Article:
The story in the State Senate is much the same. Republicans held on to their 17/13 majority, but two Senators, Kate Brophy McGee in LD28 and Sylvia Allen in LD6, won their races by 267 votes and 1,722, votes, respectively. That means a shift of less than 2,000 votes (or 1,000 voters) would have erased Republican control. Throw in JD Mesnard’s win by just 1,744 votes in LD17, and a shift of less than 4,000 votes or 2,000 voters would have flipped the State Senate to the Democrats. Memo to Republican leadership: 2020 is less than two years away, and these Democrat drawn districts won’t change until 2022.
The Republican loss of a U.S. Senate seat and flipping Arizona’s Congressional delegation to 5/4 in favor of Democrats reinforces the pattern. Across the state, the Republican party is in retreat. This may be hard for Yavapai County Republicans to grasp. We are doing our job electing Republicans and turning out a big Republican vote for GOP candidates. But party leadership at the state level seems oblivious of the scale of our losses. They continue to send out happy emails and tweets congratulating themselves on their victories.
In my overly publicized comments about Arizona’s changing demographics, I tried to provide some insight about the challenges facing our party. We are not talking to every Arizonan about the issues that matter to them. Millennials know government is too big and the promises it is making in Social Security and Medicaid won’t be kept for their generation. The ones I speak to also care about liberty in ways that should make them a natural constituency, but too many in our party are almost afraid to talk to them.
Women abandoned the GOP in 2018 because we are not addressing issues like health care in a way that shows we care about quality of care, cost of care, and access to care. They tell me that they need to hear more than simply “Repeal ObamaCare”, they need to know what is being offered in its place and how it will make their lives and their families’ lives better. Minority voters continue to shy away from the GOP because we are not making a strong enough case on economic issues, and many in the GOP are still openly hostile to issues like Criminal Justice Reform that are so important to them. I can talk to minority voters and find immediate common ground, but then they want to know why other Republicans aren’t on board and why they think it is better to be seen as “tough on crime” instead of “tough on injustice”?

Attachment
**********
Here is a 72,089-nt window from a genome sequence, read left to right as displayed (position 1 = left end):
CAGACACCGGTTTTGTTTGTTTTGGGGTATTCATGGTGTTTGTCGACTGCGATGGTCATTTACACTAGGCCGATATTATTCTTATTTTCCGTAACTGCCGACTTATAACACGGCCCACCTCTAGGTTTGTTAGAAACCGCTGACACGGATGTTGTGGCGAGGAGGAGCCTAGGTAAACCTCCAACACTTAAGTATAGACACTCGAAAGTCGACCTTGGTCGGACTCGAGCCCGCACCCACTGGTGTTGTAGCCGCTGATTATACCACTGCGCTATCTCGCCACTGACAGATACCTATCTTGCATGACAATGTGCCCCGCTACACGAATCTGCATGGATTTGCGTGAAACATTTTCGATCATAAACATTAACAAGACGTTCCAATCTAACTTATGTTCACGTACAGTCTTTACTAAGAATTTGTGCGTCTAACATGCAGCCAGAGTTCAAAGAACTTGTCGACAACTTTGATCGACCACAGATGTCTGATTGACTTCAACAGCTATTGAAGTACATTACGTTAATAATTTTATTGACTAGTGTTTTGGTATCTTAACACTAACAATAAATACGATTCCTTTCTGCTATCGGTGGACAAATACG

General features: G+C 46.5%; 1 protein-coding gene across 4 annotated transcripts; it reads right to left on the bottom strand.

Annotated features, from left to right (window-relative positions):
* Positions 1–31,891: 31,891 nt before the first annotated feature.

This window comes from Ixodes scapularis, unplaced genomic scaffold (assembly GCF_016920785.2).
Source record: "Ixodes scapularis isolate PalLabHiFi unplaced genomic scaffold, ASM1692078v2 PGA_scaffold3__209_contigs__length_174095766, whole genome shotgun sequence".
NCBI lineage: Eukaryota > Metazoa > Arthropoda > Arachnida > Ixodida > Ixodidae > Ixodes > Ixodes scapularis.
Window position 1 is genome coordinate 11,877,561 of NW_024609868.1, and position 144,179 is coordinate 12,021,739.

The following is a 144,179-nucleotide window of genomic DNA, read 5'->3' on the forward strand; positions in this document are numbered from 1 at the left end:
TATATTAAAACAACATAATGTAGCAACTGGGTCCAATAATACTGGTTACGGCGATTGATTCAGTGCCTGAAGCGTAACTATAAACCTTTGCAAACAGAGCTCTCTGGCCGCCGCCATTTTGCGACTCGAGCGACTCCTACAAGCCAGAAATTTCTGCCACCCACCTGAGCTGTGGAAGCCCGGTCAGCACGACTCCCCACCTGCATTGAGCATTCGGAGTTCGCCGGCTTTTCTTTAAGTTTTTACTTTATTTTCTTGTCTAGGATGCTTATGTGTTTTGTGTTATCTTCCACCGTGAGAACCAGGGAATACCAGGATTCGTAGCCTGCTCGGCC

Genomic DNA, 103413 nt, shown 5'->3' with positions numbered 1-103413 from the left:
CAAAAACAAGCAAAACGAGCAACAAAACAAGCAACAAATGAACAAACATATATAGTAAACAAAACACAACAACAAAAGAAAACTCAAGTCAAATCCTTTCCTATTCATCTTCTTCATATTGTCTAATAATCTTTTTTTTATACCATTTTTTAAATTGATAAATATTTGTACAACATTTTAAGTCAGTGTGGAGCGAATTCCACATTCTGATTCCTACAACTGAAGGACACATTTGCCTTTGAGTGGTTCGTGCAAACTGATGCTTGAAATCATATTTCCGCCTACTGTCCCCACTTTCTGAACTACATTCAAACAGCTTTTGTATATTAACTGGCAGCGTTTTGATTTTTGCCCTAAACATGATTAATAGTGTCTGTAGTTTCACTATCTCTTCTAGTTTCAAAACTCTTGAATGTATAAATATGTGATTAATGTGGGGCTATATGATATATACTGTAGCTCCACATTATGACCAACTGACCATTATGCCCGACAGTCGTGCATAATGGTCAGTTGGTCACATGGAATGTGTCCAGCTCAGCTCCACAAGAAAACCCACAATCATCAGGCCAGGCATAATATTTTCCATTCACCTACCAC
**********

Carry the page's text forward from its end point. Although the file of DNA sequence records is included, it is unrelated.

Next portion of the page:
President Trump pointed the way for expanding the Republican base with a populist message, but our party leaders, many of whom opposed him in the first place, have not fully embraced this message in Arizona. Too often our messaging gives the impression that we don’t care about the concerns of ordinary people and the young. That is not true, but it is the prevailing narrative among the voters we need in order to win future elections and save our country.
Unless Arizona Republicans elect leaders who grasp the problems and have the courage to take our message to every part of the state, our hold on elected offices will continue to slip away. Put another way, if the Republican elite doesn’t start listening to rank and file voters, the voters will find a party that does.